Community is Key to Success of Vaccination Outreach Held at LGBTQ+ and Pride Events

Posted on by Dana Tumblin Collins, MMC, and Stacey Hoffman, MPH

Since August 2022, CDC has worked with communities to provide monkeypox vaccines to the public through innovative channels, including LGBTQ+ events. In planning for these events, CDC worked closely with state and local health departments to vaccinate everyone who wished to be vaccinated before and during each LGBTQ+ event, including impromptu vaccination clinics at bars and clubs catering to the LGBTQ+ community. These events provided an ideal opportunity to offer monkeypox vaccine to gay and bisexual men, a population disproportionately affected by monkeypox. With CDC’s support, state and local health departments provided monkeypox vaccines at events in cities across the country, including New Orleans, Atlanta, Charlotte, Oakland, Phoenix, Honolulu, and Boise. While each event was unique, they all had one thing in common—community organizations were critical partners essential for establishing trust among event attendees and encouraging them to get vaccinated.

Stories from these events offer insights into how public health and community organizations can work together to support vaccination efforts in the future.

Southern Decadence in New Orleans

Southern Decadence, described as “Gay Mardi Gras,” attracts more than 250,000 visitors to New Orleans each year. CDC responded to a request from the Louisiana Department of Health (LDH) and New Orleans Health Department to support their vaccination efforts before and during the Southern Decadence festival because monkeypox cases were on the rise in the United States in June and July 2022. The goal of these efforts was to reach people most affected by monkeypox in Louisiana.

Given that Black Louisianans represent 59 percent of reported monkeypox cases identified in the state, it was critical to bring resources directly to the people who needed them. LDH and partners hosted 24 community vaccination events across the state, including 13 vaccine events in New Orleans, in the weeks leading up to the festival. Many of these events were held at venues frequented by Black gay, bisexual, and same-gender loving men. In addition, CDC worked with state, private, and community partners to set up the Southern Decadence Health Hub at a central venue within three blocks of the main festival area. The Health Hub offered monkeypox vaccines, clinical consultations, testing, and health education, along with COVID-19 bivalent vaccines and COVID-19 home test kits. In total, nearly 7,000 doses of monkeypox vaccine were administered at public and private health clinics and community vaccination events before and during the Southern Decadence festival.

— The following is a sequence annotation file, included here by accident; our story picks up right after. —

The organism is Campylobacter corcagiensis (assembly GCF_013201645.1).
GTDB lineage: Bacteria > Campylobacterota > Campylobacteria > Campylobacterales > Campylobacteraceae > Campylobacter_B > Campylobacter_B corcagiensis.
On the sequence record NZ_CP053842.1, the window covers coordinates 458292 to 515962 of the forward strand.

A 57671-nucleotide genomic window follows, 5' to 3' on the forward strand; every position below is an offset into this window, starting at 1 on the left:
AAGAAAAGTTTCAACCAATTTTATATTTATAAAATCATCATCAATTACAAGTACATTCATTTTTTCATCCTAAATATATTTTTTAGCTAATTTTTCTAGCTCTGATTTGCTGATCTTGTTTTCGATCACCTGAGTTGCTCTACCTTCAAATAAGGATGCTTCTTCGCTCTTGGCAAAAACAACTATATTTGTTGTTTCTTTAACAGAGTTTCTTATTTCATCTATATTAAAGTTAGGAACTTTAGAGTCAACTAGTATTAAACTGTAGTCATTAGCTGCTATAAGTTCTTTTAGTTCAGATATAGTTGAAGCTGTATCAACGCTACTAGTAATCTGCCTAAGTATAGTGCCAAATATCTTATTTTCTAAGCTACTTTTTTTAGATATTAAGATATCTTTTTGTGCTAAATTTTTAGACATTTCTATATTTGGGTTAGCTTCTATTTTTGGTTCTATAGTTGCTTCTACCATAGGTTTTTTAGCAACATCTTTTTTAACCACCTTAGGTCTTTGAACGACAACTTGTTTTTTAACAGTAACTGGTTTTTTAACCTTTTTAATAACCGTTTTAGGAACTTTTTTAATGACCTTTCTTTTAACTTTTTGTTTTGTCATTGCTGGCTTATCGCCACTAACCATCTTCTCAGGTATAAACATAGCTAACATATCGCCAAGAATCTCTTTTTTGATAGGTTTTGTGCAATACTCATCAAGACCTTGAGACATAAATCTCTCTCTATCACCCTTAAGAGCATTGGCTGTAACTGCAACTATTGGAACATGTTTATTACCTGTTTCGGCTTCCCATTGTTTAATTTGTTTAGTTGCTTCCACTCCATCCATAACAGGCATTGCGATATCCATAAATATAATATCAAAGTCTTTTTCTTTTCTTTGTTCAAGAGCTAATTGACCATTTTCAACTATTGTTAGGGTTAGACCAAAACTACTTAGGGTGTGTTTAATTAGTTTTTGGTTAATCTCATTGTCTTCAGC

Atlanta Black Pride

Black men represent 78 percent of reported monkeypox cases in Georgia. Atlanta Black Pride (ABP) weekend attracts over 125,000 people, and the 2022 event presented an ideal opportunity to put health equity into action by offering monkeypox vaccine to event attendees. At the invitation of the Georgia Department of Public Health (Georgia DPH), CDC supported the state’s response and prevention efforts by allocating 5,500 additional vaccine doses for ABP attendees.

Georgia DPH’s collaboration with ABP organizers, local health departments, community-based organizations, and night club and bar staff was critical to the success of this event because they directly engaged and encouraged attendees to get vaccinated. In total, more than 4,200 doses of the JYNNEOS vaccine were administered at events leading up to and during ABP weekend. Nearly half of vaccine recipients were Black, and eight percent were Hispanic or Latino. CDC and the Georgia DPH planned for additional vaccine events so people vaccinated for monkeypox before and during ABP were able to receive their second doses in the series.

 Charlotte Pride

Charlotte Pride is the city’s largest street festival and parade, attracting more than 200,000 people each year. As of August 2022, almost all of North Carolina’s monkeypox cases were  in gay, bisexual, and other men who have sex with men, and 70 percent of reported cases were among Black men.

CDC worked with the North Carolina Department of Health and Human Services and the Mecklenburg County Health Department to make sure there would be enough supply to accommodate all festival attendees who wished to be vaccinated. Partnerships with community-based organizations, key influencers on social media, respected members of the clergy, and diverse night club promoters were especially helpful in reaching diverse populations. Ultimately, the Mecklenburg County Health Department vaccinated administered 540 doses at a series of festival events, clinics, and non-traditional settings, such as private parties, bars, and clubs.

These stories demonstrate how critical it is for public heath institutions to coordinate with the communities they want to help.  They highlight the value of connections between health departments and community-based organizations. Relationships with non-traditional venues serving affected populations , such as night clubs, bars, and special event facilities, were also important. Public health officials should consider collaborating with organizations that cater to affected populations when planning future vaccine outreach.

How is your community engaging with community-based organizations to prevent monkeypox?


Posted on by Dana Tumblin Collins, MMC, and Stacey Hoffman, MPH

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Page last reviewed: November 15, 2022
Page last updated: November 15, 2022